Osso Buco

DinnerItalianBraised BeefVeal

Italian osso buco, made with veal shanks, carrots, onion, celery, garlic, pancetta, and gremolata with parsley, lemon zest, and garlic.

Photography Credit: Elise Bauer

I’ve made osso buco, an Italian dish of braised veal shanks, several times. I’ve eaten it in fine Italian restaurants but I’ve never really liked it until now.

This is a great recipe that my father pulled from the web a few years ago, which uses pancetta, instead of olive oil, for the browning of the veal and cooking the vegetables.

Our Favorite Videos

Olive oil is the traditional method, so if you want to skip the pancetta, just substitute several tablespoons of olive oil.

But the pancetta adds a lovely flavor dimension, and is probably the secret ingredient that has me liking osso buco for the first time. So use it if you can.

“Osso Buco” means “hole of bone” because this marrow provides the rich flavor to the sauce. A marrow spoon, one of those long skinny spoons found in old sterling silverware sets, would come in handy with this dish, as the succulent shank marrow can be tricky to extract (I used the skinny end of a teaspoon).

The gremolata (parsley, lemon zest and garlic) is an important garnish for this dish, don’t skip.

Osso Buco Recipe

  • Yield: Serves 4 to 6


  • 1/4 pound pancetta, diced 1/4 inch cubes (do not substitute bacon)
  • 2-1/2 to 3 pounds veal shanks (4 to 6 pieces 2-3 inches thick)
  • 1/2 cup diced carrot (1/4 inch cubes)
  • 1/2 cup diced celery (1/4 inch cubes)
  • 1 medium onion, diced 1/4 inch pieces
  • 2 tablespoons (about 4 cloves) chopped garlic
  • 3-4 sprigs fresh thyme (or 1 tsp. dried)
  • 1 cup dry white wine
  • 1-2 cups chicken or veal stock
  • Flour for dusting the meat before browning
  • Salt and Pepper


  • 2 tablespoons minced flat (Italian) parsley
  • 1 tablespoon grated lemon zest
  • 2 cloves garlic, crushed and minced


1 Preheat oven to 325°F.

2 Brown the pancetta: Heat a dutch oven on the stove top over medium heat for about five minutes. Add pancetta to pan, cook, stirring occasionally.

When the pancetta is crispy and most of the fat has rendered (about 5 minutes of cooking), remove the pancetta to a plate covered with some paper towel and set aside.

If necessary, drain off all but two tablespoons of the fat from the pan.

3 Dredge shanks in flour, brown in pan: Season the veal shank well with salt and pepper. Dredge the veal shanks through some flour, shake off any excess, and add the meat to the hot fat in the pan.

Increase the heat to medium high and cook the meat on each side until well browned (about 5 minutes per side). Remove the shanks to a plate, set aside.

Dutch oven with meat for osso buco cooking inside.

4 Sauté onions, carrots, celery: Add the onions, carrots, and celery to the dutch oven. Cook the onion mixture, stirring frequently, until the onions are translucent (about five minutes) and toss in the garlic and thyme.

Continue cooking until the vegetables just begin to brown (about 10 minutes).

A blue dutch oven with osso bucco inside.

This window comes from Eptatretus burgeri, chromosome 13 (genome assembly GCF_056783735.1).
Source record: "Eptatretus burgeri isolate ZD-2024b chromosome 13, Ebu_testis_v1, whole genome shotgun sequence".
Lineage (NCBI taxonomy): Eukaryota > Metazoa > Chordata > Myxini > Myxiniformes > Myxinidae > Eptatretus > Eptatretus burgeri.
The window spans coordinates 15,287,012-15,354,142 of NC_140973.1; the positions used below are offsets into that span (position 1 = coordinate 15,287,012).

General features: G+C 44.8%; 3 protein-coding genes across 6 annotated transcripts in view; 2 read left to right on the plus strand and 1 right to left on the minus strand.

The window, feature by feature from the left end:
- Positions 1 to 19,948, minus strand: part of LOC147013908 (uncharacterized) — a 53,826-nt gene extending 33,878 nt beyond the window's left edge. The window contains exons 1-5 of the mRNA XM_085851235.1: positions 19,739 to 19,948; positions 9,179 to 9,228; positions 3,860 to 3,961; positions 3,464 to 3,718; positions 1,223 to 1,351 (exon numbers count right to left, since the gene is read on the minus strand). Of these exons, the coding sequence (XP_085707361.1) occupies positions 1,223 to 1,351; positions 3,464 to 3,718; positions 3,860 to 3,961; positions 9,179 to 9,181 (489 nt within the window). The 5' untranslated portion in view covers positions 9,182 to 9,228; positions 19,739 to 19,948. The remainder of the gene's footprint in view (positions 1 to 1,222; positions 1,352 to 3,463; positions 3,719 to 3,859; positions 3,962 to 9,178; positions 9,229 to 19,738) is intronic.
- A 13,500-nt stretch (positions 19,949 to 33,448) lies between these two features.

5 Return shanks to pan, add wine and stock: Add the shanks and the pancetta back to the pan. Pour in the wine, and then add enough stock to come a little more than half way up the side of the shanks.

Bring to a simmer. Cover the pan and put it in the oven to cook until the meat is tender, about an hour to an hour and a half.

Ossobuco cooking in a blue dutch oven.

6 Make gremolata: Combine the gremolata ingredients, place in a separate small serving dish.

Serve on top of risotto or polenta. Sprinkle with gremolata.

Greens added to the top of osso bucco. Cooked ossobucco in a dutch oven.

Hello! All photos and content are copyright protected. Please do not use our photos without prior written permission. Thank you!

This post may contain links to Amazon or other partners; your purchases via these links can benefit Simply Recipes. Read more about our affiliate linking policy.

Elise Bauer

Elise Bauer is the founder of Simply Recipes. Elise launched Simply Recipes in 2003 as a way to keep track of her family's recipes, and along the way grew it into one of the most popular cooking websites in the world. Elise is dedicated to helping home cooks be successful in the kitchen. Elise is a graduate of Stanford University, and lives in Sacramento, California.

More from Elise

29 Comments / Reviews

No ImageOsso Buco

Did you make it? Rate it!

  1. Miss Laine

    I didn’t use string and it came out fine without string. I made this tonight and he loved it. But I forgot to put on the gremolata. It was in the fridge. Tomorrow he will have it with the gremolata garnish.


  2. Alfred

    No tomato paste or chopped tomatoes??? Never saw an osso bucco recipe without it.

    Show Replies (2)
  3. Elinor

    Great recipe. Only correction- needs longer in the oven. About 2hrs


  4. Henry

    Terrific. My girls loved it, save the lemon shavings (kids!)


  5. JP

    Hiya, i have been eating this dish since i was a kid.
    I adore the stuff and can’t get enough of it.

    I personally don’t use the Pancetta but i will certainly give it a try next time i get some shin….Speaking of that, osso bucco can be rather expensive, so what i tend to do is order a whole shin from my local butcher 3 days in advance of when i need it, the entire shin costs me around £25 and i usually get about 6 cuts from it (supermarkets charge waaaay more than this), the bonus (apart from the cost) is that you get the whole shin bone too, so i get the butcher to cut the bone (so it bends)and then pop the bone in with the portions, then i use the handle of a wooden spoon to poke out all the marrow into the sauce just before serving……the taste is sublime!!!

    Go see your butcher, you’ll save money i promise!

View More
Ladling osso buco out of a dutch oven.Osso Buco